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HMRC internal manual

Inheritance Tax Manual

HM Revenue & Customs
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Loss on sale of land: calculating the loss on a sale of joint property: disadvantageous claim

Where the interest sold involves joint property (IHTM15000) it is possible for the sale price (IHTM33072) to be less than the date of death value (IHTM33100) yet there will be no loss on sale. This can arise if a share only in land is included in the estate, but the entirety is sold.

The discounted date of death value agreed for, say, the deceased’s one-half share of a property may turn out to be less than one-half of the share of the gross proceeds of sale from the whole of the property.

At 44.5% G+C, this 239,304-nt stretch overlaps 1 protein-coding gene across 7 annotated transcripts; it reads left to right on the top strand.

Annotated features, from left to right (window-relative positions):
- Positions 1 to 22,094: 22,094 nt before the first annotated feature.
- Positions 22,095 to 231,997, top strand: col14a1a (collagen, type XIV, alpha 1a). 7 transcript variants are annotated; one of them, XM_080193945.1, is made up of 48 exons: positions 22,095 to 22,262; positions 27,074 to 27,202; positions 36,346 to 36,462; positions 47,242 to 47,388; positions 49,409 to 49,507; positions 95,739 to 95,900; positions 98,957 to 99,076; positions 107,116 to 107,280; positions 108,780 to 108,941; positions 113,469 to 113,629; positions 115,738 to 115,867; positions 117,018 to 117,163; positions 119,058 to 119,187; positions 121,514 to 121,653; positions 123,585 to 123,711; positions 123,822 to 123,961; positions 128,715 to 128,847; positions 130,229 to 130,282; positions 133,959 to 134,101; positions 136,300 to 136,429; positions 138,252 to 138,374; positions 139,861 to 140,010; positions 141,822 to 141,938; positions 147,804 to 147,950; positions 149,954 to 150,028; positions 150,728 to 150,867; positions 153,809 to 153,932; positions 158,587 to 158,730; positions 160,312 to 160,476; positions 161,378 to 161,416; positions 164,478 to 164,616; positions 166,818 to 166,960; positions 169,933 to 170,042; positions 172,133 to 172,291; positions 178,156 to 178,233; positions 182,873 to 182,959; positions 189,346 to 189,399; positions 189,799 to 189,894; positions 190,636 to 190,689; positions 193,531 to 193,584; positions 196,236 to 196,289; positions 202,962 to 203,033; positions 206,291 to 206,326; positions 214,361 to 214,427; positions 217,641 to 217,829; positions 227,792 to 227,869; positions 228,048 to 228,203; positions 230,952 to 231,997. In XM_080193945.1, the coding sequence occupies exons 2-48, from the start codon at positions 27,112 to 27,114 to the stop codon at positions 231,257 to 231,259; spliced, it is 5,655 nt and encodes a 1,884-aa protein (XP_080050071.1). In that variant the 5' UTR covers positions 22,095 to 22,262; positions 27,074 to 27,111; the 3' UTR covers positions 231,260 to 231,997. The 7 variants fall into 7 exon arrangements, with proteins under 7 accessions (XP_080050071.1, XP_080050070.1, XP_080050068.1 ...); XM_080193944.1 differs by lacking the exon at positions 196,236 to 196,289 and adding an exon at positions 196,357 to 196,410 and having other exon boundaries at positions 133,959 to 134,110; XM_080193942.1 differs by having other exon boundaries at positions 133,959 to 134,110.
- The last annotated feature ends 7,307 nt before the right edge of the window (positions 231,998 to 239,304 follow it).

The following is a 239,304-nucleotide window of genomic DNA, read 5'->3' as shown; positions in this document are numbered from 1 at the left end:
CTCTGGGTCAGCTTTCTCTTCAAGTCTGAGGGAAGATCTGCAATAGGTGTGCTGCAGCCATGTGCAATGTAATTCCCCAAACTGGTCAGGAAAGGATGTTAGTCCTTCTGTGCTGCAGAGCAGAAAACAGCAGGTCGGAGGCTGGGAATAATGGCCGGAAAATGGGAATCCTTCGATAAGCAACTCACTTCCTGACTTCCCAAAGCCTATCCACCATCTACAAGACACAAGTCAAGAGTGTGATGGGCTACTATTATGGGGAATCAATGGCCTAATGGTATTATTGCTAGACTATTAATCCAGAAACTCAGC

The deceased owned a half-share of ‘The Gallops’.

At the date of death ‘The Gallops’ was valued at £200,000 for the whole, £90,000 for the deceased’s half share.

A year after the death, the whole property was sold for £190,000.

The sale value of the property for the purposes of IHTA84/S191 is an arithmetic half share of the gross proceeds of sale, which is £95,000.

So, any claim would not be in the taxpayer’s favour as additional Inheritance Tax would be payable as a result of the claim.

You should consider this before asking the taxpayer to complete a form IHT38 (IHTM33022) to help prevent them making a disadvantageous claim (IHTM33013).